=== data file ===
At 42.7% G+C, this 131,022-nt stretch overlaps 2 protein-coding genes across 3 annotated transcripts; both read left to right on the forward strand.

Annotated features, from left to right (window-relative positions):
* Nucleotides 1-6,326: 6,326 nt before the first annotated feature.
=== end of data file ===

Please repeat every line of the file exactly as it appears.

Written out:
At 42.7% G+C, this 131,022-nt stretch overlaps 2 protein-coding genes across 3 annotated transcripts; both read left to right on the forward strand.

Annotated features, from left to right (window-relative positions):
* Nucleotides 1-6,326: 6,326 nt before the first annotated feature.